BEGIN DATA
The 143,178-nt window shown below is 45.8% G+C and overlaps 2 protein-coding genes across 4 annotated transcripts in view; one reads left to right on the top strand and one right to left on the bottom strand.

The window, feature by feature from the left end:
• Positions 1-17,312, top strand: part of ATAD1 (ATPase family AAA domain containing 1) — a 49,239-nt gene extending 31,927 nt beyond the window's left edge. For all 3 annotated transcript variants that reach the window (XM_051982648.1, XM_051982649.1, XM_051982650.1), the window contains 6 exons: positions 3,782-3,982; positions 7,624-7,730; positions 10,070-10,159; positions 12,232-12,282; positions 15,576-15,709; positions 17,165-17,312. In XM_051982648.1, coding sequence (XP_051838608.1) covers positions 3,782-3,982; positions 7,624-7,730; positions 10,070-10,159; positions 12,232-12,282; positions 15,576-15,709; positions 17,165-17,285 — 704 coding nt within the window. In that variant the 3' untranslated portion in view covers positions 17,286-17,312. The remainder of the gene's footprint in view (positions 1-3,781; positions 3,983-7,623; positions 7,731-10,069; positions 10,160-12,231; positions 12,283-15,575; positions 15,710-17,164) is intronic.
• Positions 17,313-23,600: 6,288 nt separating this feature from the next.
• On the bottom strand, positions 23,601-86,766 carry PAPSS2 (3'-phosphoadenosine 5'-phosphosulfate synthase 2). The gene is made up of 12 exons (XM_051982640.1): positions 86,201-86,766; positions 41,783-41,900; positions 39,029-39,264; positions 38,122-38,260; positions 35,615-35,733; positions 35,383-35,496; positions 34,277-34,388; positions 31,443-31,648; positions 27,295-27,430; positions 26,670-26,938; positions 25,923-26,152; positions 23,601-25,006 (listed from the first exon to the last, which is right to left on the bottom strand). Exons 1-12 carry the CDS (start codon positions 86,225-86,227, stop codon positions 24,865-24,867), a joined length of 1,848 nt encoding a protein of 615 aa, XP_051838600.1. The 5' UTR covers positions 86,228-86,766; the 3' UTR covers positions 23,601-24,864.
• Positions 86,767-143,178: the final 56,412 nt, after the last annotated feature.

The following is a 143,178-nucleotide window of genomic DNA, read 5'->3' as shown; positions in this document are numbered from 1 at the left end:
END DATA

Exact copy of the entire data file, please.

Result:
The 143,178-nt window shown below is 45.8% G+C and overlaps 2 protein-coding genes across 4 annotated transcripts in view; one reads left to right on the top strand and one right to left on the bottom strand.

The window, feature by feature from the left end:
• Positions 1-17,312, top strand: part of ATAD1 (ATPase family AAA domain containing 1) — a 49,239-nt gene extending 31,927 nt beyond the window's left edge. For all 3 annotated transcript variants that reach the window (XM_051982648.1, XM_051982649.1, XM_051982650.1), the window contains 6 exons: positions 3,782-3,982; positions 7,624-7,730; positions 10,070-10,159; positions 12,232-12,282; positions 15,576-15,709; positions 17,165-17,312. In XM_051982648.1, coding sequence (XP_051838608.1) covers positions 3,782-3,982; positions 7,624-7,730; positions 10,070-10,159; positions 12,232-12,282; positions 15,576-15,709; positions 17,165-17,285 — 704 coding nt within the window. In that variant the 3' untranslated portion in view covers positions 17,286-17,312. The remainder of the gene's footprint in view (positions 1-3,781; positions 3,983-7,623; positions 7,731-10,069; positions 10,160-12,231; positions 12,283-15,575; positions 15,710-17,164) is intronic.
• Positions 17,313-23,600: 6,288 nt separating this feature from the next.
• On the bottom strand, positions 23,601-86,766 carry PAPSS2 (3'-phosphoadenosine 5'-phosphosulfate synthase 2). The gene is made up of 12 exons (XM_051982640.1): positions 86,201-86,766; positions 41,783-41,900; positions 39,029-39,264; positions 38,122-38,260; positions 35,615-35,733; positions 35,383-35,496; positions 34,277-34,388; positions 31,443-31,648; positions 27,295-27,430; positions 26,670-26,938; positions 25,923-26,152; positions 23,601-25,006 (listed from the first exon to the last, which is right to left on the bottom strand). Exons 1-12 carry the CDS (start codon positions 86,225-86,227, stop codon positions 24,865-24,867), a joined length of 1,848 nt encoding a protein of 615 aa, XP_051838600.1. The 5' UTR covers positions 86,228-86,766; the 3' UTR covers positions 23,601-24,864.
• Positions 86,767-143,178: the final 56,412 nt, after the last annotated feature.

The following is a 143,178-nucleotide window of genomic DNA, read 5'->3' as shown; positions in this document are numbered from 1 at the left end: